• Bloomberg


The global rollout of “Pokemon Go” is being held back by the unexpected popularity of the game, which has shot to the top of download charts since it debuted less than a week ago.

Niantic Inc., which developed “Pokemon Go” with Nintendo Co. and Pokemon Co., is working to boost server capacity to keep up with data traffic and introduce the location-based smartphone game outside of the U.S., Australia and New Zealand, the countries where it debuted last Wednesday.

Masashi Kawashima, Niantic’s Asia-Pacific director, said a release in other countries would happen “as soon as possible,” while declining to give a specific timeline.

Niantic isn’t putting priority on any country or region, such as Japan, Asia or Europe, but rather looking to roll out “Pokemon Go” when it’s ready in any given area.

Since its debut, “Pokemon Go” has captured peoples’ attention by combining the beloved 20-year-old game franchise and mobile gaming into a new experience that encourages users to traverse their physical surroundings, phone in hand, to find new characters.

A ready-made pool of fans, nurtured on playing cards, video games and cartoon shows, have embraced the idea of finding, training and pitting “pocket monsters” against each other using their smartphones.

“We are not trying to time the releases, but rather we’re trying to make sure that people can properly play the game once it is out,” Kawashima said in an interview in Tokyo. “We are working hard to make that happen. That’s based on the amount of access we’re seeing in the few days since launch.”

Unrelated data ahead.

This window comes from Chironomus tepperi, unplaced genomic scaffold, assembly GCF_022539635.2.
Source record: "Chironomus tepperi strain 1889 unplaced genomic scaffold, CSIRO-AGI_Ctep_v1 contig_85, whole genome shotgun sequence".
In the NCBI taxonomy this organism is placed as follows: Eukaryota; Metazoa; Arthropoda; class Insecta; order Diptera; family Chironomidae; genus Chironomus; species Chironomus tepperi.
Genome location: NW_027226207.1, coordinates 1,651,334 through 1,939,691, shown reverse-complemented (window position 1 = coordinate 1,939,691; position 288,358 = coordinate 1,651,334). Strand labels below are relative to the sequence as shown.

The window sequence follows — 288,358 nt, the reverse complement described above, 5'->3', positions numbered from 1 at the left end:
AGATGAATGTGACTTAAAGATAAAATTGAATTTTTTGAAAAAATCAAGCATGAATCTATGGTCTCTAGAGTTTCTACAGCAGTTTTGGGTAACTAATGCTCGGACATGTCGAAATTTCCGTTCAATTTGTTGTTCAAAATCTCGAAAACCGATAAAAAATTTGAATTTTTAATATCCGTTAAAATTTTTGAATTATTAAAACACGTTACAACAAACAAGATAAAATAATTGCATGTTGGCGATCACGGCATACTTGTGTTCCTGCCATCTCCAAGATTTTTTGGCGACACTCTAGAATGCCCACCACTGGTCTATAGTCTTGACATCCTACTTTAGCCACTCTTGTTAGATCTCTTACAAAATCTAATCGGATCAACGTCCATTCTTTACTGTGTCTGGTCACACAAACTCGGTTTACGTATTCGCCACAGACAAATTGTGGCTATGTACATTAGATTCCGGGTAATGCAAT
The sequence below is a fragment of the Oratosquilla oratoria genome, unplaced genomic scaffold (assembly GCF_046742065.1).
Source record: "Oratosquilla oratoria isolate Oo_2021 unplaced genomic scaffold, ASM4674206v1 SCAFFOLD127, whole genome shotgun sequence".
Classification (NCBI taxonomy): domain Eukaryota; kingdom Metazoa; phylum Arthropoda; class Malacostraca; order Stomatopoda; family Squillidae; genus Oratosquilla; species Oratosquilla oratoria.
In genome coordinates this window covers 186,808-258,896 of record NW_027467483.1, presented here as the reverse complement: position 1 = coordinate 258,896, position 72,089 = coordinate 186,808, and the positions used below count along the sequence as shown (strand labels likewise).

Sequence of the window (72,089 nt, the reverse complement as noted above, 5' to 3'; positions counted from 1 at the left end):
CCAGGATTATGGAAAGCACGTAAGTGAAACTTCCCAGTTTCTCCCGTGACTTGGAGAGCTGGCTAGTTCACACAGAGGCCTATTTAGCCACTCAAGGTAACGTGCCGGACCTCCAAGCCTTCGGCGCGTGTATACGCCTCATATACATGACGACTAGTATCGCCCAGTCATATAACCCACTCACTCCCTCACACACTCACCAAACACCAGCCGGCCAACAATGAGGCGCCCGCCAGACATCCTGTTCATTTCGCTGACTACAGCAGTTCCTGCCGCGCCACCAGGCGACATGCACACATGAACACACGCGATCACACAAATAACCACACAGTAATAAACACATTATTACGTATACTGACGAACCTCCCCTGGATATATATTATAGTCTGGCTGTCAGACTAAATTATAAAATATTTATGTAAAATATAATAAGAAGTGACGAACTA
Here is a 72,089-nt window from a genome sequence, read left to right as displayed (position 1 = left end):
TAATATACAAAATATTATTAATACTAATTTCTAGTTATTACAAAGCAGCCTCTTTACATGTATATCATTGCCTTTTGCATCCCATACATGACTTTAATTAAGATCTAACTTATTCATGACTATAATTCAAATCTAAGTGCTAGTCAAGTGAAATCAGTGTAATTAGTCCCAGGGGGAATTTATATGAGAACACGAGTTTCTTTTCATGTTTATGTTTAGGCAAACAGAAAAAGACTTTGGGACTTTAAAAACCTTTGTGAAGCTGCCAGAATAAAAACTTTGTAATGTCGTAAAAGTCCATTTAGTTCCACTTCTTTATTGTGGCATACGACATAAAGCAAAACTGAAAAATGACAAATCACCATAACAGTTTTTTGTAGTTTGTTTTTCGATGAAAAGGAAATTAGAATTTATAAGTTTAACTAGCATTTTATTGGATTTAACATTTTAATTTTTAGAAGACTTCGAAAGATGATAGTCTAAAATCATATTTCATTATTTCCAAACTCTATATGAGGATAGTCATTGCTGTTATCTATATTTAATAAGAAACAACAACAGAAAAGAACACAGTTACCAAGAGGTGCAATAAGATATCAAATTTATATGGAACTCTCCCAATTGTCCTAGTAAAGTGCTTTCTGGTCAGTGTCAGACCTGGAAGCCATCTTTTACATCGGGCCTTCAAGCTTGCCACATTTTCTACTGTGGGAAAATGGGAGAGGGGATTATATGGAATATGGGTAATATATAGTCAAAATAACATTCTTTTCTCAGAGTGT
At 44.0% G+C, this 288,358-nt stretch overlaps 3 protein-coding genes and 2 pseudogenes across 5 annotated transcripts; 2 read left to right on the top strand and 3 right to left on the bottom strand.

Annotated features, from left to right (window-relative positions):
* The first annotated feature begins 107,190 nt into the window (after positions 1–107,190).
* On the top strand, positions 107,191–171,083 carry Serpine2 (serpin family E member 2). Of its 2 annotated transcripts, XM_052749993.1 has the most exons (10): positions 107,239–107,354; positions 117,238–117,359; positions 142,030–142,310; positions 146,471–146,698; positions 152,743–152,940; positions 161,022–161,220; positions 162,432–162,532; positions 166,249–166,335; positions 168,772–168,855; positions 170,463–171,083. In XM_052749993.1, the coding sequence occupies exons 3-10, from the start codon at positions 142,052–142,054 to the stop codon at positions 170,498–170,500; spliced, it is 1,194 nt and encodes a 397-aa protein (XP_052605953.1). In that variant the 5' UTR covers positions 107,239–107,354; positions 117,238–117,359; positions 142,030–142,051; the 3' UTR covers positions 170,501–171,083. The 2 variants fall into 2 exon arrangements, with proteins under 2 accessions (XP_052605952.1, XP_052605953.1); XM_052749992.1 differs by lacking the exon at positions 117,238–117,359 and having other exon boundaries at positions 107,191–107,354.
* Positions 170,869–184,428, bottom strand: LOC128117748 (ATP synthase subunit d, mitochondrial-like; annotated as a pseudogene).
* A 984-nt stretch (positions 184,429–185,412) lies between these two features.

A team of about 60 people worked on “Pokemon Go,” he said. Most were based in Japan or San Francisco, where the Google spinoff is based, Kawashima said. Until recently, Niantic was best known as the company behind Ingress, a mobile game that uses real-world locations and requires players to move through cities and towns to capture virtual territory. “Pokemon Go” employs a similar idea.

While free to download, “Pokemon Go” lets people purchase Pokeballs and other digital items that make it easier for players to find and capture Pokemon. Kawashima didn’t give any figures but said there “were a lot of sales.” He said, however, that players don’t have to spend money to enjoy and advance within the game.

“Where Nintendo, Pokemon Co. and we all agree is that we don’t want to make the game one where someone has to pay to win,” Kawashima said.

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